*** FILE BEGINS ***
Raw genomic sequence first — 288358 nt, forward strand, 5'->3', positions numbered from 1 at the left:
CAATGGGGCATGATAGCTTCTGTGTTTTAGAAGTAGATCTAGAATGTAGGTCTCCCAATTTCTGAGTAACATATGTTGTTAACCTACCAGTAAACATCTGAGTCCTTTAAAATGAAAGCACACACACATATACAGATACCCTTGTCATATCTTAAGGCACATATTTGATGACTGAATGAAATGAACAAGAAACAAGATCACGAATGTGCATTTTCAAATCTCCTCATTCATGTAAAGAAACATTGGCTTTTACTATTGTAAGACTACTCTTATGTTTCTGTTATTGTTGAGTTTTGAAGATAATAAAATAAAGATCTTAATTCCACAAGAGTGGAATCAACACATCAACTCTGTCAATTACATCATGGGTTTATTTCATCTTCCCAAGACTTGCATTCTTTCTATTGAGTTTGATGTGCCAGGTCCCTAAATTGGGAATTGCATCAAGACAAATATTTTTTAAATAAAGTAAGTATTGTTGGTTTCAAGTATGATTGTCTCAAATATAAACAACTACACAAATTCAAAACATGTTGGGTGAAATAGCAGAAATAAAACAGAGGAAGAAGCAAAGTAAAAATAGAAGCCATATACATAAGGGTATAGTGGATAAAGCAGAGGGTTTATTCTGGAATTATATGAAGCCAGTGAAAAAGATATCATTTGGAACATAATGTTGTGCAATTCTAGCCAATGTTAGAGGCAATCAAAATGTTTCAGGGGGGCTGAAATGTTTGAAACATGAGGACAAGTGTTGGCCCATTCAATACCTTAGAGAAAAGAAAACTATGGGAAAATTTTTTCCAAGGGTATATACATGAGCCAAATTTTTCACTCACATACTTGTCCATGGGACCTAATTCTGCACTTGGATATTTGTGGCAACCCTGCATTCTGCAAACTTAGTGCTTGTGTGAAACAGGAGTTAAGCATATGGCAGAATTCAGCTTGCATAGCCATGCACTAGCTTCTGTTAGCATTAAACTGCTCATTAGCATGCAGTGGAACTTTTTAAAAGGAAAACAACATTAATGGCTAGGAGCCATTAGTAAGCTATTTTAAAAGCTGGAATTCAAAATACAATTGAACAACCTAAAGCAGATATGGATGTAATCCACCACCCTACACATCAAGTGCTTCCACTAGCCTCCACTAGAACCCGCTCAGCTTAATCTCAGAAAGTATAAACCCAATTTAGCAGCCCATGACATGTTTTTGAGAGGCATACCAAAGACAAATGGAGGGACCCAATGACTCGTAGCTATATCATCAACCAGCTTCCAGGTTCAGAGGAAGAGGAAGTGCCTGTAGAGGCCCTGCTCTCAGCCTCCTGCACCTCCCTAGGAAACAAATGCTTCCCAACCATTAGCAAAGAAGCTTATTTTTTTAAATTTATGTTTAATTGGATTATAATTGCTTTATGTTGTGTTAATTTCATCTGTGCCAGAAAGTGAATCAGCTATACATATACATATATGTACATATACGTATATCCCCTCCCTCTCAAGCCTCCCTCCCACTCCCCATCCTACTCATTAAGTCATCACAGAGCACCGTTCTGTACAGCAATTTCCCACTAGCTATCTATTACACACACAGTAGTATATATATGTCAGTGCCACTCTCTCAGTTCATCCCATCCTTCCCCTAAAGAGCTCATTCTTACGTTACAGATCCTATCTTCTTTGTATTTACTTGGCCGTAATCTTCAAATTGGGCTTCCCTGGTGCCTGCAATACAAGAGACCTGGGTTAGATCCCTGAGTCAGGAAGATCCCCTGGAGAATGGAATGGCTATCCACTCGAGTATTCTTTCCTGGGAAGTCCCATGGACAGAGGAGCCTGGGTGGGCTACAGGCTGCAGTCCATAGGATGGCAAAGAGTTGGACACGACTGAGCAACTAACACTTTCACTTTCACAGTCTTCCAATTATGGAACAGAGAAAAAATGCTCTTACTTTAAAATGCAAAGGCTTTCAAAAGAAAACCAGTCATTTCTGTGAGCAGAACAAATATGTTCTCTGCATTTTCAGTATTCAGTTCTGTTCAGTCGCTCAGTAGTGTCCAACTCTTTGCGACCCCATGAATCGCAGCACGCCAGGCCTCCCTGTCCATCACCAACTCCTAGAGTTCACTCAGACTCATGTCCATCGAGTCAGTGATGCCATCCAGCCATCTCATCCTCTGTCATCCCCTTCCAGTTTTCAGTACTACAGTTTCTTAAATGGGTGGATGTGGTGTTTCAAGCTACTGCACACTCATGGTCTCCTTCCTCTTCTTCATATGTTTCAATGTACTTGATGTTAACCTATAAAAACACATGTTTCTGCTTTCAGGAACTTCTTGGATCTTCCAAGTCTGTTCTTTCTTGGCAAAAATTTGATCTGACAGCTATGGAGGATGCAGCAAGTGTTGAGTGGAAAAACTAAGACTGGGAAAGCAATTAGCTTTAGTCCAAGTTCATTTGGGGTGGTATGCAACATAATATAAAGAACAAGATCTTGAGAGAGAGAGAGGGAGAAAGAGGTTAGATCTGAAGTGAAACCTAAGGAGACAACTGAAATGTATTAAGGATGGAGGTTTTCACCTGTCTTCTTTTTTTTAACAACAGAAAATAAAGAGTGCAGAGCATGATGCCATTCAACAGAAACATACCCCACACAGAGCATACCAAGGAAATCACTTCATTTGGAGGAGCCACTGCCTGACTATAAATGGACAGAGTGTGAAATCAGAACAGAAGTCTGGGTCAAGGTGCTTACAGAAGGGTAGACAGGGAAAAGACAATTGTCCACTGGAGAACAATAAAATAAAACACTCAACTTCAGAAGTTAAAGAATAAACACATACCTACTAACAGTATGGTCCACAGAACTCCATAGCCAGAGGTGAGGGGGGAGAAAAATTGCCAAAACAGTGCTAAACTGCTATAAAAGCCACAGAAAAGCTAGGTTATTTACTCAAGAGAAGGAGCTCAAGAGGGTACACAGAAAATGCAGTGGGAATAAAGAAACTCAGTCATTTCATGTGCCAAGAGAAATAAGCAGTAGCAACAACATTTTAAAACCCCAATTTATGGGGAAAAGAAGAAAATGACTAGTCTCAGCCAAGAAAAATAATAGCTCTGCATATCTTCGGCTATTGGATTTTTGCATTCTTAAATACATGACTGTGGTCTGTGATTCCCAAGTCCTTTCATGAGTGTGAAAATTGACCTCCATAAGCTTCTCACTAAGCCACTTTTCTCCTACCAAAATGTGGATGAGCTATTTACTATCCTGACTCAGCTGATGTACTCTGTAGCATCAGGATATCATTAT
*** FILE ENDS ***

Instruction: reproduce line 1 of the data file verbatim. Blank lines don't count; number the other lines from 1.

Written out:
Raw genomic sequence first — 288358 nt, forward strand, 5'->3', positions numbered from 1 at the left: